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As Lease Signing Nears, Some Thoughts On How To Play Baseball In D.C.

[February 14th] --Oakland reliever Justin Duchscherer felt it. All of the Oakland Athletics players and coaches noticed it. They had thought playing at RFK Stadium would be similar to Camden Yards in terms of the weather, but it wasn't. Said Duchscherer, "Our starting pitchers were coming into the dugout after the third or fourth inning and saying, 'Man, I'm done, I'm out of gas.'" This was in June of last year.

While some players see the humid weather as a friend to the Nationals, kind of a sticky version Denver's "mile high" advantage, other players see the stadium as the real home field advantage. Players refer to it as "Retro Field" and "The Great Outback." Billy Wagner joked, "Isn't this how stadiums looked during the dead-ball era?" Florida catcher Paul LoDuca said it best:"RFK is huge. A lot of guys come back to the dugout shaking their heads." The entire National League East is based on big, burly home run hitters, that "station to station" kind of scoring that would make Earl Weaver proud. That doesn't work at RFK. The teams who can downshift, pop the clutch and switch gears can win there. But please, don't ask Ryan Howard to steal 2nd with two out.


The great majority of players today have never played in a "real" baseball park, one where you had to earn your home runs by crushing the ball with all your might. They don't know a time when opposite field homers were rare. In 1991, Camden Yards became the "cookie cutter" design that the next generation of stadiums were patterned after. Foul ground was replaced by expensive box seats. The total square footage of fair territory in these new stadiums was down by as much a 4%. Check swings became doubles to the wall. Pop flies became home runs. Bad players became sluggers and sluggers became hall-of-famers. When the Expos moved to Washington, old school baseball was back in business.


Opposition hitters have complained since opening day that the fences were much farther than their markings indicate. "Too much foul ground" they complained. Home run hitters didn't feel quite as strong when they stepped to the plate at RFK. Some of these complaints are true, of course, but mostly, RFK has "freaked out" the opposition. Mike Lowell said, "I'm standing near third base, and I look over to the stands and, man, it's like their bouncing up and down. I'm not an engineer or anything, but I'm pretty sure that's not supposed to happen. I kept waiting for the whole thing to come tumbling down on me." Luis Gonzales was not as concerned with the stadium itself, but who was there. "The Box seats are like a who's who in politics." Players are watching their President instead of the hitter.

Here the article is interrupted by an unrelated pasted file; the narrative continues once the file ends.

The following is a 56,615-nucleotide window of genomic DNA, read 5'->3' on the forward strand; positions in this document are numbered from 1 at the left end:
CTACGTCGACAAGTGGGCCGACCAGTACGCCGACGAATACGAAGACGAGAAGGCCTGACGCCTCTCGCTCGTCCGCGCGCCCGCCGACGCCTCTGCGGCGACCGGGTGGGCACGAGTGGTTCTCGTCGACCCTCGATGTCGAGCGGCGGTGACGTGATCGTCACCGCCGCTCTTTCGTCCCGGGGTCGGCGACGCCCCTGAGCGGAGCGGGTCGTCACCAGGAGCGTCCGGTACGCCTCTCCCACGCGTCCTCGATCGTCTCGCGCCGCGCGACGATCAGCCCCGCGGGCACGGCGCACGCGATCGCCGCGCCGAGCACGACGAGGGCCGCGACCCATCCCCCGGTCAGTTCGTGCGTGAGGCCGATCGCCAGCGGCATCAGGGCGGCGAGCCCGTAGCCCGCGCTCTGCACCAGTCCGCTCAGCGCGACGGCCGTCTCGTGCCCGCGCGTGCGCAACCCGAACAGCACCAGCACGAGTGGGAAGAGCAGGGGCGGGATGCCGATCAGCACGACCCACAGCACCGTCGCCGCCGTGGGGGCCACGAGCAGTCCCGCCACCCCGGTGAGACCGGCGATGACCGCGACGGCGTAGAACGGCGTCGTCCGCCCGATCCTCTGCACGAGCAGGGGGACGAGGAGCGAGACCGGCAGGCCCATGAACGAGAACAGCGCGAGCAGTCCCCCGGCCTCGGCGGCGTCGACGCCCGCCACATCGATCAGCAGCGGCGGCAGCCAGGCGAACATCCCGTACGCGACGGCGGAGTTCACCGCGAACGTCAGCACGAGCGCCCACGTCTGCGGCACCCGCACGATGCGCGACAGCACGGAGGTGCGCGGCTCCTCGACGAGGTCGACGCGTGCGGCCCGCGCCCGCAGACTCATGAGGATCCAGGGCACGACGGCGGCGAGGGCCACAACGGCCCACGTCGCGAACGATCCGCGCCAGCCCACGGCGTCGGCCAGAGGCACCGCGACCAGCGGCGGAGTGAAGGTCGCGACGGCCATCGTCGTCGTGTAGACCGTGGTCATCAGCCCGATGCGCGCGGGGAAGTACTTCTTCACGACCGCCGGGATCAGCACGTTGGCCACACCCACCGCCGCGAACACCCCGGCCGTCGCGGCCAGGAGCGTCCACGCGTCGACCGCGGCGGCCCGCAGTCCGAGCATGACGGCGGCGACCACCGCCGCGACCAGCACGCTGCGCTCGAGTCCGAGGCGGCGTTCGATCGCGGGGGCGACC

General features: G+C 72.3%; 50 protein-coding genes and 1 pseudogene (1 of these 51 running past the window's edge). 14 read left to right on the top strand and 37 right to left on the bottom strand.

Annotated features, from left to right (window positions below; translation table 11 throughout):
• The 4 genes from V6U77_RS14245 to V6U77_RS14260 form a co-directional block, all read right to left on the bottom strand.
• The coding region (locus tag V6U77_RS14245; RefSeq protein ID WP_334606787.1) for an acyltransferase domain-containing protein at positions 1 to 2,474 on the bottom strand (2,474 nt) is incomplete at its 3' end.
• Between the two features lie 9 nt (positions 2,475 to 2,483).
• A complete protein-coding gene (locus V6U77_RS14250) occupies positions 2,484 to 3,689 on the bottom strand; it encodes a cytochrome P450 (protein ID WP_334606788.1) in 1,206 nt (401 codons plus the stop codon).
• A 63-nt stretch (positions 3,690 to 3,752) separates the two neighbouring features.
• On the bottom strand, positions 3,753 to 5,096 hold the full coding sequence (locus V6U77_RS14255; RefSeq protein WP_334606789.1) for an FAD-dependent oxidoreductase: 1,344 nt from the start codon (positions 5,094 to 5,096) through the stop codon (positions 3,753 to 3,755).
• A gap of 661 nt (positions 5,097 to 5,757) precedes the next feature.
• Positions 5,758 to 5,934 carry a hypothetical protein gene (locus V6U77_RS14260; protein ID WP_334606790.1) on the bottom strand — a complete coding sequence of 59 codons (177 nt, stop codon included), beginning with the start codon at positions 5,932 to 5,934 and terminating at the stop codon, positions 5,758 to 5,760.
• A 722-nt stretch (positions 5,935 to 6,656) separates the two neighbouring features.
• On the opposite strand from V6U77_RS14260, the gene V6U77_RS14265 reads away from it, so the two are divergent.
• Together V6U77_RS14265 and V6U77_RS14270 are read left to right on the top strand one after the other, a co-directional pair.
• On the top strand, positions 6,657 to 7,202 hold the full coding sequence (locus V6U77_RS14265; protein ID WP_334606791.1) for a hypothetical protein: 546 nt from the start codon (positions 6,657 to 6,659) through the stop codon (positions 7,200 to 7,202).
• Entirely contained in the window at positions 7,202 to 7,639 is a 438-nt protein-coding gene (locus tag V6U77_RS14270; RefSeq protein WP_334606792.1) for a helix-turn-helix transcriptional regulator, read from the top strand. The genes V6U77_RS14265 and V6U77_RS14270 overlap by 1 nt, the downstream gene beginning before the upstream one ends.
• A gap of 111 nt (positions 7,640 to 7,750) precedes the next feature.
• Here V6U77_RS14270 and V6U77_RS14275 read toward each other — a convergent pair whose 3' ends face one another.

Memo to the HOK architects, the folks designing the new stadium: The Mayor has assured Washingtonians that our new stadium will not be a carbon copy of Camden Yards, or Jacobs Field, or any of the other band-boxes that dot the MLB scene today. Good. But you have to go farther. Leave the field a wide expanse. Keep the foul territory both generous and ample. Force the Nationals to create a team that is fast and defensively sharp. Keep a bevy of quality pitchers on the staff. Bring in a bunch of line drive hitters to fill the roster. Sean Casey is an example of the type of player that would do well at the new, large park. Sean Casey can hit a line drive into the gap at Camden Yard for a double. Sean Casey can hit that same line drive into the gap at RFK or it's replacement and find himself at third base. This quick, line drive type of offense will work here in Washington, and will work well in Philadelphia or Cincinnati. The reverse doesn't hold true, however. Many of Carlos Delgado's long drives will be caught on the warning track at RFK, and it's hard to change the makeup of a team for a 3 game series.


Washington's fans are watching real baseball at RFK. We're beginning to again realize that triples are just as exciting to watch as a home run, that speed has a value equal to power. I hope that the new stadium will be created to keep making the opposing teams upset about it's dimensions and design. Luis Gonzalez complained about the small size of RFK's visitors clubhouse. Fine. Make is smaller. Mike Lowell didn't like the way the 3rd base stands bounced. Cool. Make ALL the stands bounce. It's these distractions that give teams like the Nationals the edge. No reason at all these "edges" have to stay behind when the team moves to the new park.


Comments:
Farid, you may want to take a look at Casey's hitting tendencies again. Check out the cool line drive/groundball/flyball breakdown of Casey over the past 4 seasons here.

You'll notice that Casey has actually been more of a flyball hitter over the past few seasons that a line drive guy. As you rightly pointed out, flyball hitters don't do so well at spacious RFK.
 
C'mon, jammingecono, gimme a break! I based my Sean Casey analogy on my seeing him hit one time in a game in St. Louis. He came off the bench and lined a double into the right-field gap. One at-bat, one line drive. That's 1000%.

Hey, good enough me!
 
Hmmmm ... seems your sample size is a bit small there. *grin*
 
Hey, it worked with my wife. One sample and I was hooked for 26 years!! *Happy Valentine's Day*
 
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